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Why do people still celebrate solstices & equinoxes at Stonehenge?

Stonehenge, Salisbury by Operarius (Creative Commons)

Stonehenge, Salisbury by Operarius (Creative Commons)

Over twenty thousand people celebrated the summer solstice at Stonehenge in 2013. This ritual has been going on there since possibly the neolithic age, according to some studies. But many things remain a mystery about this ancient monument. Scientists cannot agree on how Stonehenge was created, but they do know that solstices and equinoxes have probably been celebrated there for approximately five thousand years, giving it historical significance, as well as spiritual significance, to those who come there today to celebrate.

Creation

As far as carbon dating can determine, the neolithic Britons began the creation on Salisbury Plain with a massive circular ditch and bank, or henge. Several hundred years later eighty stones were added, forty-three of which still remain intact. The third phase of building took place around 2000 B.C. and created the outer crescent. Evidence has pointed at this area being a burial ground. But the historical practices that took place there are unproven.

Significance of the Celebrations

For many pagans, druids, and sun worshippers, the Wheel of the Year is divided into four basic parts: summer, winter, spring, and autumn. Those parts are signified by two solstices and two equinoxes. The summer solstice marks the longest day of the year and the winter solstice marks the shortest day of the year, with the spring and autumn equinoxes marking the two days of the year that day and night are equally balanced.

Stonehenge Celebrations

Celebrating the solstices and equinoxes at Stonehenge continues each year as pagans and druids congregate there to hold many different ceremonies, worship and celebrate with music, dance, prayer and chanting. Many pagans choose to hold handfasting ceremonies on these dates, which is a pagan marriage ceremony. Others come to celebrate with them, as well as witness the powerful event at this mystical location, with organised trips available from cities such as London – to find out more, click here.

From those who worship the sun, to those who are simply curious to witness the celebrations, Stonehenge offers free entry to the actual circle of stones only on these dates. The events are overseen by English Heritage, who maintain the site. There are security, parking, lighting, catering facilities and toilet facilities available on site for the events. Many come the night before, spending the night in the circle, celebrating all night to be there at sunrise to welcome the sun.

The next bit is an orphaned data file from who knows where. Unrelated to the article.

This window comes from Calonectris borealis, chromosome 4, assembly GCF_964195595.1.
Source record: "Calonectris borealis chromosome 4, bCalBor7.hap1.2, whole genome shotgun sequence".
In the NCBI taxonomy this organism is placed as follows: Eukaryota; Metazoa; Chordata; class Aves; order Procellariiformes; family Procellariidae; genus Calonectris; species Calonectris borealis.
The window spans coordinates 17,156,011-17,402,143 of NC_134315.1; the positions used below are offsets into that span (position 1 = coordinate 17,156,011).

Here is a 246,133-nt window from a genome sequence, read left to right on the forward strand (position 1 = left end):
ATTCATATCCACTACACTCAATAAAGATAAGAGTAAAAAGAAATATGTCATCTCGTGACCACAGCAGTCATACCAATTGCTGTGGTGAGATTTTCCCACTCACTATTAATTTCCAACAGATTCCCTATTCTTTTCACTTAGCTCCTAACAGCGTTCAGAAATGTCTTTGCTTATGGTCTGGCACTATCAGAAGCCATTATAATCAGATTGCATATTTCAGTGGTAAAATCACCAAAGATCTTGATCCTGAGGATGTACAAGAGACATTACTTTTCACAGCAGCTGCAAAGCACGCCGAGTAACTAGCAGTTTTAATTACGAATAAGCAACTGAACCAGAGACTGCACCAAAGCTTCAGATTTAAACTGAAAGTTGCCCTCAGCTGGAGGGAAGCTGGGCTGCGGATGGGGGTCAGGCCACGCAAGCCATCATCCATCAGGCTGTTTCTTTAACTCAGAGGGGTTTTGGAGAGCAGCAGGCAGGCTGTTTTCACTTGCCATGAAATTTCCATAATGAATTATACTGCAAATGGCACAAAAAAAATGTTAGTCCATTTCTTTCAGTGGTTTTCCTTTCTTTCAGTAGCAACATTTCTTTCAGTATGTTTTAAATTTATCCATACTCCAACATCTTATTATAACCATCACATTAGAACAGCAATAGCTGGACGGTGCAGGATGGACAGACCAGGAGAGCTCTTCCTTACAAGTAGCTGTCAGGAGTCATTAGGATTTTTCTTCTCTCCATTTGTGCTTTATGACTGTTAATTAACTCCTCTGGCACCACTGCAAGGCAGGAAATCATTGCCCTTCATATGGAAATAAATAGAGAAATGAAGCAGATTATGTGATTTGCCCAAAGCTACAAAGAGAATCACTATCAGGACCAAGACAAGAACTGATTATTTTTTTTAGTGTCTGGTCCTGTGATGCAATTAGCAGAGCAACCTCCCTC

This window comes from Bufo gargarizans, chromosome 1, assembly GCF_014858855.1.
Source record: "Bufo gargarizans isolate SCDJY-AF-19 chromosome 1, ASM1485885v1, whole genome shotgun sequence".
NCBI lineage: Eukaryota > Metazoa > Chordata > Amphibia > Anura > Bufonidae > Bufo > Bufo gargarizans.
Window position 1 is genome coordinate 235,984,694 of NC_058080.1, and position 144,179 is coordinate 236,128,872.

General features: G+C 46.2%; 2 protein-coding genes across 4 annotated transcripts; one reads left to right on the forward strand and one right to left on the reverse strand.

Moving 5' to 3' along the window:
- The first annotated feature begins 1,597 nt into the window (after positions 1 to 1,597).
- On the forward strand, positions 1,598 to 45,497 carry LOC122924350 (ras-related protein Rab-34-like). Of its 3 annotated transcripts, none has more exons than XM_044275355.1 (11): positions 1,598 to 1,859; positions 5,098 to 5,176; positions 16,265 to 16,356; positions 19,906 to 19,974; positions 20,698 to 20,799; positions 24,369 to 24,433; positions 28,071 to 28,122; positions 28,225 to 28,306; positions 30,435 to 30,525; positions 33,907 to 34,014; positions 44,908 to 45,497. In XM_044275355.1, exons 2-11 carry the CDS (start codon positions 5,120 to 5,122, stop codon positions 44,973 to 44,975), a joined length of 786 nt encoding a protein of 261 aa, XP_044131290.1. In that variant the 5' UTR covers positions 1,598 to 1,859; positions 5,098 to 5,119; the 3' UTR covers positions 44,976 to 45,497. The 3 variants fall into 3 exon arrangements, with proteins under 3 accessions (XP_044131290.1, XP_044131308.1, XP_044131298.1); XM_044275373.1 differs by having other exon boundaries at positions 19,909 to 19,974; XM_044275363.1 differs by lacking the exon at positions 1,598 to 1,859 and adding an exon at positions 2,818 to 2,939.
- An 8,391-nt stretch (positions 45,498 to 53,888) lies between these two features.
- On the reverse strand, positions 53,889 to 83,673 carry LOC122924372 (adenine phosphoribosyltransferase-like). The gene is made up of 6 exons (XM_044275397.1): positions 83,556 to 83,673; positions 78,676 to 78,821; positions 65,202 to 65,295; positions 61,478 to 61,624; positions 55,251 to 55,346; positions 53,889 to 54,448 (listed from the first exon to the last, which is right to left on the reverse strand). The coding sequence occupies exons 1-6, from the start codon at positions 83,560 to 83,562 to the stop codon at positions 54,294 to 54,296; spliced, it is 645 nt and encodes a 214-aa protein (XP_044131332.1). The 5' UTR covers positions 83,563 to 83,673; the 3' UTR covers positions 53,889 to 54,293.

Meanings Behind the Celebrations

Spring (vernal) equinox – It takes place on the 20th of March each year and is a celebration of rebirth, the emergence of life after winter and fertility.

Summer solstice – falling on June 21st or 22nd, it is a time to reflect upon the growth of the season, the first harvest, and a time of cleansing and renewal.

Autumn equinox – celebrated on September 22nd/23rd, it is when night and day are in balance. It is the celebration of the second harvest, the start of winter preparations, giving thanks to the sunlight and paying respect to the darkness to come.

Winter solstice – held on either December 21st or 22nd, it marks the shortest day of the year. Usually containing gifts and feasts.

The mystical draw of this circle of stones has been felt by many, with thousands of visitors every year. The solstices and equinoxes offer the rare opportunity to set foot within the circle of one of the oldest creations of man and feel the energy of Stonehenge.

Written by Thomas Edwards. Thomas has been an international traveller since the early ‘80s. He has travelled across Europe, the USA and as far afield as Thailand, Hong Kong and China. He has written as a business, individual and family traveller and a language or two has given him the opportunity to engage with locals in most places he visits.

One Response to Why do people still celebrate solstices & equinoxes at Stonehenge?

  1. Suki F April 13, 2014 at 5:01 pm #

    I have always wanted to visit Stonehenge. You just made it much more interesting to me. Thanks for sharing.

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